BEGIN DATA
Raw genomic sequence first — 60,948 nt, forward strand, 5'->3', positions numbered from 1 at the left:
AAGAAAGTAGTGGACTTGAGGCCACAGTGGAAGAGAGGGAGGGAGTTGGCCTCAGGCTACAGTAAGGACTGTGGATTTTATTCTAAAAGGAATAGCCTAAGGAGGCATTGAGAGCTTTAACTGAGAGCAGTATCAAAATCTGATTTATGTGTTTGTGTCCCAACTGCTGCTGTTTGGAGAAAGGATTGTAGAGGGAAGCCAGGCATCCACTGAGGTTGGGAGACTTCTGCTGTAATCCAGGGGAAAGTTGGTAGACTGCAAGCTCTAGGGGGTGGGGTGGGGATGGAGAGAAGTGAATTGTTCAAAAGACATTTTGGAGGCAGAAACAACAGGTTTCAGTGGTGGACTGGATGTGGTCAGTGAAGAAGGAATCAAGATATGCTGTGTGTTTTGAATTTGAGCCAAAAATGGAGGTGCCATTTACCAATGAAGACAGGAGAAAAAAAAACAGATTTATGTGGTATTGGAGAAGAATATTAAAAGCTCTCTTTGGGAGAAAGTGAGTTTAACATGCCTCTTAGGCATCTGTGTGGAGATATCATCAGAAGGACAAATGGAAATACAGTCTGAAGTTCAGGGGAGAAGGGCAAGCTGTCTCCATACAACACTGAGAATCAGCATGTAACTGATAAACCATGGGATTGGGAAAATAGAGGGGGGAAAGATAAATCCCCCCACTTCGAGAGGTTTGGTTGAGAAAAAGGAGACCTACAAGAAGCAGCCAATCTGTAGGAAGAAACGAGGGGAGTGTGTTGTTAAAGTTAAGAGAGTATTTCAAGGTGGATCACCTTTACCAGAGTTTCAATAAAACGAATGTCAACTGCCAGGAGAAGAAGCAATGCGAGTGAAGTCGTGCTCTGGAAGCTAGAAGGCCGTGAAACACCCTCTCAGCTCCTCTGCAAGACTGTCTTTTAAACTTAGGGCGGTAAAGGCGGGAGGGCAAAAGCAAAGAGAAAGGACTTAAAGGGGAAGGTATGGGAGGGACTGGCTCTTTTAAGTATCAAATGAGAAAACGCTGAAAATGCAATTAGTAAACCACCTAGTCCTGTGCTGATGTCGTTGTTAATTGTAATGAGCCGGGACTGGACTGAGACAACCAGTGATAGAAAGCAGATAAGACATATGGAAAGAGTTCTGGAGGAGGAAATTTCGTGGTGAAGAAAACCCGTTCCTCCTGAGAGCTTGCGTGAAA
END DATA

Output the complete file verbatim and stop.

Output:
Raw genomic sequence first — 60,948 nt, forward strand, 5'->3', positions numbered from 1 at the left:
AAGAAAGTAGTGGACTTGAGGCCACAGTGGAAGAGAGGGAGGGAGTTGGCCTCAGGCTACAGTAAGGACTGTGGATTTTATTCTAAAAGGAATAGCCTAAGGAGGCATTGAGAGCTTTAACTGAGAGCAGTATCAAAATCTGATTTATGTGTTTGTGTCCCAACTGCTGCTGTTTGGAGAAAGGATTGTAGAGGGAAGCCAGGCATCCACTGAGGTTGGGAGACTTCTGCTGTAATCCAGGGGAAAGTTGGTAGACTGCAAGCTCTAGGGGGTGGGGTGGGGATGGAGAGAAGTGAATTGTTCAAAAGACATTTTGGAGGCAGAAACAACAGGTTTCAGTGGTGGACTGGATGTGGTCAGTGAAGAAGGAATCAAGATATGCTGTGTGTTTTGAATTTGAGCCAAAAATGGAGGTGCCATTTACCAATGAAGACAGGAGAAAAAAAAACAGATTTATGTGGTATTGGAGAAGAATATTAAAAGCTCTCTTTGGGAGAAAGTGAGTTTAACATGCCTCTTAGGCATCTGTGTGGAGATATCATCAGAAGGACAAATGGAAATACAGTCTGAAGTTCAGGGGAGAAGGGCAAGCTGTCTCCATACAACACTGAGAATCAGCATGTAACTGATAAACCATGGGATTGGGAAAATAGAGGGGGGAAAGATAAATCCCCCCACTTCGAGAGGTTTGGTTGAGAAAAAGGAGACCTACAAGAAGCAGCCAATCTGTAGGAAGAAACGAGGGGAGTGTGTTGTTAAAGTTAAGAGAGTATTTCAAGGTGGATCACCTTTACCAGAGTTTCAATAAAACGAATGTCAACTGCCAGGAGAAGAAGCAATGCGAGTGAAGTCGTGCTCTGGAAGCTAGAAGGCCGTGAAACACCCTCTCAGCTCCTCTGCAAGACTGTCTTTTAAACTTAGGGCGGTAAAGGCGGGAGGGCAAAAGCAAAGAGAAAGGACTTAAAGGGGAAGGTATGGGAGGGACTGGCTCTTTTAAGTATCAAATGAGAAAACGCTGAAAATGCAATTAGTAAACCACCTAGTCCTGTGCTGATGTCGTTGTTAATTGTAATGAGCCGGGACTGGACTGAGACAACCAGTGATAGAAAGCAGATAAGACATATGGAAAGAGTTCTGGAGGAGGAAATTTCGTGGTGAAGAAAACCCGTTCCTCCTGAGAGCTTGCGTGAAA